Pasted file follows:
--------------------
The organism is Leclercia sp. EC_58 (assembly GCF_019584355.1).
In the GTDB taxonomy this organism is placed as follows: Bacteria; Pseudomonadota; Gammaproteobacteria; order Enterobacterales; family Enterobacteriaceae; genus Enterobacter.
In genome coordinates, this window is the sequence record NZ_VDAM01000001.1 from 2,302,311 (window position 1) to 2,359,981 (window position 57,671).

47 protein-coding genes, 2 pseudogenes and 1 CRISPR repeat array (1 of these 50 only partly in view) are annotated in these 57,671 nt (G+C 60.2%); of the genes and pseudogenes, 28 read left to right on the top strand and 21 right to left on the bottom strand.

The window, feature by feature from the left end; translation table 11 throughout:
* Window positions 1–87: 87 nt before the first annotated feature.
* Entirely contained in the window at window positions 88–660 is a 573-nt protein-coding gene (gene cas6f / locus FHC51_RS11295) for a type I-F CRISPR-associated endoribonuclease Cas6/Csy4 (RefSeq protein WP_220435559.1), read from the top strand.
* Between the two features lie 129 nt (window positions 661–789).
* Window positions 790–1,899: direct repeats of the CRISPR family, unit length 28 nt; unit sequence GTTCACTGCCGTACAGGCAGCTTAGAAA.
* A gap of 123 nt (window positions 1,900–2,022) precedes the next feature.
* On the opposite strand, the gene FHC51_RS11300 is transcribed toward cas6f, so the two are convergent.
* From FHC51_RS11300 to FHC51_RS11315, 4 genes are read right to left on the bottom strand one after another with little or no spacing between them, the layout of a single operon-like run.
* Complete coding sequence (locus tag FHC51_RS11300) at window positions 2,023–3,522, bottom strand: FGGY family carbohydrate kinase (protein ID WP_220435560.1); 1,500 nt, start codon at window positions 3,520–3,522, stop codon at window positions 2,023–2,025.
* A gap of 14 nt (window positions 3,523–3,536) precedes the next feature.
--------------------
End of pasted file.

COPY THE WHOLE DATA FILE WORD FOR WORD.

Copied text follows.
The organism is Leclercia sp. EC_58 (assembly GCF_019584355.1).
In the GTDB taxonomy this organism is placed as follows: Bacteria; Pseudomonadota; Gammaproteobacteria; order Enterobacterales; family Enterobacteriaceae; genus Enterobacter.
In genome coordinates, this window is the sequence record NZ_VDAM01000001.1 from 2,302,311 (window position 1) to 2,359,981 (window position 57,671).

47 protein-coding genes, 2 pseudogenes and 1 CRISPR repeat array (1 of these 50 only partly in view) are annotated in these 57,671 nt (G+C 60.2%); of the genes and pseudogenes, 28 read left to right on the top strand and 21 right to left on the bottom strand.

The window, feature by feature from the left end; translation table 11 throughout:
* Window positions 1–87: 87 nt before the first annotated feature.
* Entirely contained in the window at window positions 88–660 is a 573-nt protein-coding gene (gene cas6f / locus FHC51_RS11295) for a type I-F CRISPR-associated endoribonuclease Cas6/Csy4 (RefSeq protein WP_220435559.1), read from the top strand.
* Between the two features lie 129 nt (window positions 661–789).
* Window positions 790–1,899: direct repeats of the CRISPR family, unit length 28 nt; unit sequence GTTCACTGCCGTACAGGCAGCTTAGAAA.
* A gap of 123 nt (window positions 1,900–2,022) precedes the next feature.
* On the opposite strand, the gene FHC51_RS11300 is transcribed toward cas6f, so the two are convergent.
* From FHC51_RS11300 to FHC51_RS11315, 4 genes are read right to left on the bottom strand one after another with little or no spacing between them, the layout of a single operon-like run.
* Complete coding sequence (locus tag FHC51_RS11300) at window positions 2,023–3,522, bottom strand: FGGY family carbohydrate kinase (protein ID WP_220435560.1); 1,500 nt, start codon at window positions 3,520–3,522, stop codon at window positions 2,023–2,025.
* A gap of 14 nt (window positions 3,523–3,536) precedes the next feature.